It is an object of the invention to provide an ignition timing system with very simple digital constitution of its basic structure for computing timing, which nevertheless makes it possible to bring to bear a multiplicity of parameters for shifting of ignition timing through external circuitry associated with the digital basic structure, the external circuitry being capable of execution by simple analog circuits. In particular, it is an object of the invention to include an acceleration correction in the ignition timing system and to make an overall control of ignition timing possible in a simple fashion.
Briefly, a speed-dependent count value is multiplied by a digital count value dependent upon various parameters, and the product thus obtained is counted out in clock pulses to determine ignition timing. Both the beginning of the dwell period and the spark timing at the end of dwell can be controlled by a comparator to which a count beginning at a reference mark passage is compared with a computed value derived as just mentioned. It is particularly advantageous to provide an acceleration correction to a speed dependent count value by comparing the speed-representative counts of successive cycles by subtraction and then multiplying the difference obtained by a constant, and adding the result to the speed-representative count of the most recent count period. In that manner, in acceleration and in braking, ignition timing can be more quickly corrected.
It is furthermore particularly useful to supply the speed-dependent count values to a ROM in order to generate any desired ignition timing shift characteristics, in which case the ROM output contents are connected with the multiplier stage. In the simplest case, these speed-dependent count values can be uncorrected (with respect to acceleration). If desired, some dynamic correction can be provided by including in the ROM address whether there is acceleration, deceleration or substantially neither and of course a more complete acceleration correction can be performed before the speed-dependent value is used as an ROM address.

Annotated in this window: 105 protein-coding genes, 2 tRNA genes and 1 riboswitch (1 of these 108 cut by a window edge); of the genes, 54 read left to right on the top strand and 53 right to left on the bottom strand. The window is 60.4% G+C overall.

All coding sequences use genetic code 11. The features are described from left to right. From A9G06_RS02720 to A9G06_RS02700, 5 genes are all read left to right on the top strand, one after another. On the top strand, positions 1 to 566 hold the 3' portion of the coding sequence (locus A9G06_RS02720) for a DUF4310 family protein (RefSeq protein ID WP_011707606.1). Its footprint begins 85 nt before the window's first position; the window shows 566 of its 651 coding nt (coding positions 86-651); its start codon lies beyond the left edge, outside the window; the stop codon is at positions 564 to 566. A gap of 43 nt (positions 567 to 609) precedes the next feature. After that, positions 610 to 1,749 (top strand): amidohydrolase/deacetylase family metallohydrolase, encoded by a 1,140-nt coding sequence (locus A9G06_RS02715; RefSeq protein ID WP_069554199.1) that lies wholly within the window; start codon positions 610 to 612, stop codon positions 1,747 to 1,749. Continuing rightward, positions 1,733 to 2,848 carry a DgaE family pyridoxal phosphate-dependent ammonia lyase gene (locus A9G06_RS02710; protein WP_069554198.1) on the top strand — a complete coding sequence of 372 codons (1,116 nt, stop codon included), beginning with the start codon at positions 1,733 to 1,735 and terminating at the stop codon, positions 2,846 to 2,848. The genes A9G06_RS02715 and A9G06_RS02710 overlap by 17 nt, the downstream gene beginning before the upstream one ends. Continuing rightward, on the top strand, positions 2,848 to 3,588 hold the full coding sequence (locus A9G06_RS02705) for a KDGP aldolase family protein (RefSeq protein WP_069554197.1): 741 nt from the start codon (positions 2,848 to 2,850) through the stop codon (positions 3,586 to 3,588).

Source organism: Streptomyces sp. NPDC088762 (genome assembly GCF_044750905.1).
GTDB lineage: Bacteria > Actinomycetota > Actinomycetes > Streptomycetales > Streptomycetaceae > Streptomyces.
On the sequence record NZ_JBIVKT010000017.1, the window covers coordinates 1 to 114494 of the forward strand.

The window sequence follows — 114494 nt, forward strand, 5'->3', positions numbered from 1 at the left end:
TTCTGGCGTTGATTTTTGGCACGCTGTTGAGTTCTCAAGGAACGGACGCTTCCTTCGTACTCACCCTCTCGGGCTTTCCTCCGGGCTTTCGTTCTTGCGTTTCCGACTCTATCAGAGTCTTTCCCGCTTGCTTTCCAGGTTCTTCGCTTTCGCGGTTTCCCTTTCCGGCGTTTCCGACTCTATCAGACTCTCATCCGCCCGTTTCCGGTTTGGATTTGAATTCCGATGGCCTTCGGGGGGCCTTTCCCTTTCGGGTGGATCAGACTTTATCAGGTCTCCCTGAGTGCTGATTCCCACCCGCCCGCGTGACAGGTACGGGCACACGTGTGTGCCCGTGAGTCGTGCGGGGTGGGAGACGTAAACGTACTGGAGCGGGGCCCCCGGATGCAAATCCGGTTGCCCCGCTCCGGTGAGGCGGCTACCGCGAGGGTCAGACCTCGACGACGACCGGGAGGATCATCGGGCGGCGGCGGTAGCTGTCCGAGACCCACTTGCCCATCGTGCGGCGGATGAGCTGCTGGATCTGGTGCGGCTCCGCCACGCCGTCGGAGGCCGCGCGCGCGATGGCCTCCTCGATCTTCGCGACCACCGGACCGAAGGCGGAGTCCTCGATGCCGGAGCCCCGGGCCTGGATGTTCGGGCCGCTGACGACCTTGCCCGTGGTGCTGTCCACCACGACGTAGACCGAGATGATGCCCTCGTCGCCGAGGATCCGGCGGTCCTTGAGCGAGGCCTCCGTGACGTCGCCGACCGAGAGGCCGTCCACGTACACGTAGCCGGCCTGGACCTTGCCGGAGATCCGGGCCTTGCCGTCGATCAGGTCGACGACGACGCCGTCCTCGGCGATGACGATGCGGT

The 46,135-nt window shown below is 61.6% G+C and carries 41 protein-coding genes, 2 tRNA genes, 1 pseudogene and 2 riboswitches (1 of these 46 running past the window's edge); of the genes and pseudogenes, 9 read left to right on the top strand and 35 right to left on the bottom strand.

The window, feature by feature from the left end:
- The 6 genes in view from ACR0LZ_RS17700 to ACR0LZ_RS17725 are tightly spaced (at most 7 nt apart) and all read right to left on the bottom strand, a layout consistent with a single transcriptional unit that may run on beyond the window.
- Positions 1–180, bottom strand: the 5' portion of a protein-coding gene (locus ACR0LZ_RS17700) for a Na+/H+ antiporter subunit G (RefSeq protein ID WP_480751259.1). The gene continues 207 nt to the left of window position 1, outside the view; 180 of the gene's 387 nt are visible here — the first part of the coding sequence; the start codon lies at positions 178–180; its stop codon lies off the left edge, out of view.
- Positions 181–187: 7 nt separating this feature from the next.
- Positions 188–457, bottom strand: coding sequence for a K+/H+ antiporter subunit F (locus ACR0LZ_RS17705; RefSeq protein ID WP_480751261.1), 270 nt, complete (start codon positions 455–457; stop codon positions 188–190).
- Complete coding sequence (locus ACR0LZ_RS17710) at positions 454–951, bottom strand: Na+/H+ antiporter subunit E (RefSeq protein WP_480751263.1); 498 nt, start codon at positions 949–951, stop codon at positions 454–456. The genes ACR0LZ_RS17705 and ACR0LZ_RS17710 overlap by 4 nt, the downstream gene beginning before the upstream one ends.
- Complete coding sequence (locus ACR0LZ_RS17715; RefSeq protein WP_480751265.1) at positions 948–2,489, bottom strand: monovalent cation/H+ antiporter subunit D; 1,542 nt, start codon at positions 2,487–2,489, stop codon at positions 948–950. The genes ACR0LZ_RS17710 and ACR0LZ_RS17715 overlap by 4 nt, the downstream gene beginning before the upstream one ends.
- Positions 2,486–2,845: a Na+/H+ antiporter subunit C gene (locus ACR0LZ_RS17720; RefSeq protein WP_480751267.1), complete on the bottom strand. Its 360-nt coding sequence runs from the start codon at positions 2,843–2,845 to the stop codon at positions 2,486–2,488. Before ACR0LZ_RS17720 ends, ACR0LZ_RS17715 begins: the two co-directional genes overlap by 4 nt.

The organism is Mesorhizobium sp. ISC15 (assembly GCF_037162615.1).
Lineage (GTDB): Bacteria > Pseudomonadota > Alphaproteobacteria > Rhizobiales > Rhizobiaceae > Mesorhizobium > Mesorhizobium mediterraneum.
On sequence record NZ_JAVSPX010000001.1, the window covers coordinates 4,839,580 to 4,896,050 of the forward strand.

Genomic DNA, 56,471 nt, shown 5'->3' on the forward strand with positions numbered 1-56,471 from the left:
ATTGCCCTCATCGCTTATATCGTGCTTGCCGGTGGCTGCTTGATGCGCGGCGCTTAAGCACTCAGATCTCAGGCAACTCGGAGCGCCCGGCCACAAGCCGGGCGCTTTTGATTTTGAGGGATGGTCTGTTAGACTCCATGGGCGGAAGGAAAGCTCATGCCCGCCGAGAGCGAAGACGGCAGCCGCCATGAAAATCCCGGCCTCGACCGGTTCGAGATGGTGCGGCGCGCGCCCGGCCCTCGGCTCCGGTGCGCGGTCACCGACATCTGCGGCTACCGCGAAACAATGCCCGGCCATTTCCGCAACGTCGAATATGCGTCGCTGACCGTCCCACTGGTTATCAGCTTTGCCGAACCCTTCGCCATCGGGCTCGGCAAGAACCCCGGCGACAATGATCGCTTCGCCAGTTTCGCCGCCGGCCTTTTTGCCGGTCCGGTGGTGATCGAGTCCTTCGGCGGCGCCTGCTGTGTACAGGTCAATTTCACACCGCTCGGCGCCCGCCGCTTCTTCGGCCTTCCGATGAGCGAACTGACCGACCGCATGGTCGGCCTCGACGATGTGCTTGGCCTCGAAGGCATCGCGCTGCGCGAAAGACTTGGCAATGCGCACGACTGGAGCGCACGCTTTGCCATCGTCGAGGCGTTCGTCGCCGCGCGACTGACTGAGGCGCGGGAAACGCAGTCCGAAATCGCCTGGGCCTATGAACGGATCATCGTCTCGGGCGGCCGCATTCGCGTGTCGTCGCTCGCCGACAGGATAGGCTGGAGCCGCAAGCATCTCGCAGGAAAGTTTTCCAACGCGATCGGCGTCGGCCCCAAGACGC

Finally, it is particularly useful for ignition timing control to provide a storage device, a capacitor or a counter with a source for continuous modification of the storage content in one direction, while the storage content is discontinuously changed in the opposite direction by a switching circuit responsive to a regulating parameter, such as the engine knock boundary, the exhaust gas composition or the engine torque. If various analog parameter-dependent values are available, these are supplied through a summing amplifier working into an analog-digital converter to the multiplier stage for multiplying with the speed-dependent count value, the latter being preferably previously corrected for acceleration.
The invention is further described by way of illustrative embodiments with reference to the annexed drawings, in which:
FIG. 1 is a circuit diagram, in block form, of an ignition timing system with acceleration correction in accordance with the present invention;
FIG. 2 is a timing diagram illustrating the manner of operation of the circuit of FIG. 1;
FIG. 3 is a circuit diagram of an illustrative embodiment of an apparatus for providing the input designated P in the lower righthand corner of FIG. 1;
FIG. 4 is a circuit diagram, in block form, of a modification of the combination of FIGS. 1 and 3 for providing a speed-dependent signal value for applying to the circuit 39 of FIG. 3;
FIG. 5 is a circuit diagram of another modification of the circuit of FIG. 3, and
FIG. 6 is a circuit diagram in block form of a modification of the circuit of FIG. 1 for the utilization of any desired ignition shift characteristic.
The embodiment of the invention illustrated in FIG. 1 includes a reference mark transducer 10 having its output connected to respective reset inputs of a counter 11 and of a sequence timing control circuit 12, and also with the enabling or setting input S of a buffer storage circuit 13 which of course can also be a counter. The reference mark transducer is of a kind illustrated in one or more of the prior art references mentioned above. This transducer may be of the kind providing a signal corresponding to a segment indicating the magnitude, as well as the timing, of an angle of rotation or it can provide merely a brief pulse. The sequence timing control circuit 12 provides separate output signals that respectively appear at different time-spaced intervals from the reference mark signal produced by the transducer 10. Such a sequence timing control circuit can be constituted by a counter that is reset by the reference mark signal and counts upward at a counting or clock frequency provided by the output of a clock frequency generator 14. Various count conditions in the counter corresponding to the desired timing interval are then decoded in the circuit 12, including the counter just mentioned, resulting for each decoding in a signal supplied at the corresponding output.